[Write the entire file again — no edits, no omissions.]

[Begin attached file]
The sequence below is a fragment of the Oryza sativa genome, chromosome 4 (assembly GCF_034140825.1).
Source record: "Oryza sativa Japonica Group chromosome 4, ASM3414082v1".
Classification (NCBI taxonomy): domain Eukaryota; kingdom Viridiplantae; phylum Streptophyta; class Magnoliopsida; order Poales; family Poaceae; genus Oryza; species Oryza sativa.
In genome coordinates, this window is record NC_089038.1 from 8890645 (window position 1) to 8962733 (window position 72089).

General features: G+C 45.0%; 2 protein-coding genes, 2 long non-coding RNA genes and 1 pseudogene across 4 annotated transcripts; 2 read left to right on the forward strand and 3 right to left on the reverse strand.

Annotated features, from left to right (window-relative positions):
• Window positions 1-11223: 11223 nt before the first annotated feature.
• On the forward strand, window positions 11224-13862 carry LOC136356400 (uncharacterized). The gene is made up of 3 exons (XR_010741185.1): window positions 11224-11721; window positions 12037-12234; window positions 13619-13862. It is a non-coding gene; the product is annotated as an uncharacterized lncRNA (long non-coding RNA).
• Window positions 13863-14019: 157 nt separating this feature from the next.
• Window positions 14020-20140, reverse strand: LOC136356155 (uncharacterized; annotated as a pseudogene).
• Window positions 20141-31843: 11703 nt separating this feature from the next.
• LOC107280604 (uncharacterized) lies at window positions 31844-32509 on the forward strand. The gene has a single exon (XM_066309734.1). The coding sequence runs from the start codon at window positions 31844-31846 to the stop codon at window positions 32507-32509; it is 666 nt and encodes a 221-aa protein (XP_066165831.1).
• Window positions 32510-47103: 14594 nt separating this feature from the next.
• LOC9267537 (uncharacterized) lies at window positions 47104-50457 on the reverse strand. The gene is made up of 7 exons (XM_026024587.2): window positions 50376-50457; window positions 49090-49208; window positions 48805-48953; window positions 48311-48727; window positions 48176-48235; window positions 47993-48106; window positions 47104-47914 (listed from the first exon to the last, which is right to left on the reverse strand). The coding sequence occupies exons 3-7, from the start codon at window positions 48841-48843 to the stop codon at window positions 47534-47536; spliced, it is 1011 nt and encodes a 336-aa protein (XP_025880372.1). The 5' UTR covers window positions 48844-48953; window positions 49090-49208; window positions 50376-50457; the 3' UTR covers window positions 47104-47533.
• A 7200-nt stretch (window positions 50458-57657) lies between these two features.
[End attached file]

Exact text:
The sequence below is a fragment of the Oryza sativa genome, chromosome 4 (assembly GCF_034140825.1).
Source record: "Oryza sativa Japonica Group chromosome 4, ASM3414082v1".
Classification (NCBI taxonomy): domain Eukaryota; kingdom Viridiplantae; phylum Streptophyta; class Magnoliopsida; order Poales; family Poaceae; genus Oryza; species Oryza sativa.
In genome coordinates, this window is record NC_089038.1 from 8890645 (window position 1) to 8962733 (window position 72089).

General features: G+C 45.0%; 2 protein-coding genes, 2 long non-coding RNA genes and 1 pseudogene across 4 annotated transcripts; 2 read left to right on the forward strand and 3 right to left on the reverse strand.

Annotated features, from left to right (window-relative positions):
• Window positions 1-11223: 11223 nt before the first annotated feature.
• On the forward strand, window positions 11224-13862 carry LOC136356400 (uncharacterized). The gene is made up of 3 exons (XR_010741185.1): window positions 11224-11721; window positions 12037-12234; window positions 13619-13862. It is a non-coding gene; the product is annotated as an uncharacterized lncRNA (long non-coding RNA).
• Window positions 13863-14019: 157 nt separating this feature from the next.
• Window positions 14020-20140, reverse strand: LOC136356155 (uncharacterized; annotated as a pseudogene).
• Window positions 20141-31843: 11703 nt separating this feature from the next.
• LOC107280604 (uncharacterized) lies at window positions 31844-32509 on the forward strand. The gene has a single exon (XM_066309734.1). The coding sequence runs from the start codon at window positions 31844-31846 to the stop codon at window positions 32507-32509; it is 666 nt and encodes a 221-aa protein (XP_066165831.1).
• Window positions 32510-47103: 14594 nt separating this feature from the next.
• LOC9267537 (uncharacterized) lies at window positions 47104-50457 on the reverse strand. The gene is made up of 7 exons (XM_026024587.2): window positions 50376-50457; window positions 49090-49208; window positions 48805-48953; window positions 48311-48727; window positions 48176-48235; window positions 47993-48106; window positions 47104-47914 (listed from the first exon to the last, which is right to left on the reverse strand). The coding sequence occupies exons 3-7, from the start codon at window positions 48841-48843 to the stop codon at window positions 47534-47536; spliced, it is 1011 nt and encodes a 336-aa protein (XP_025880372.1). The 5' UTR covers window positions 48844-48953; window positions 49090-49208; window positions 50376-50457; the 3' UTR covers window positions 47104-47533.
• A 7200-nt stretch (window positions 50458-57657) lies between these two features.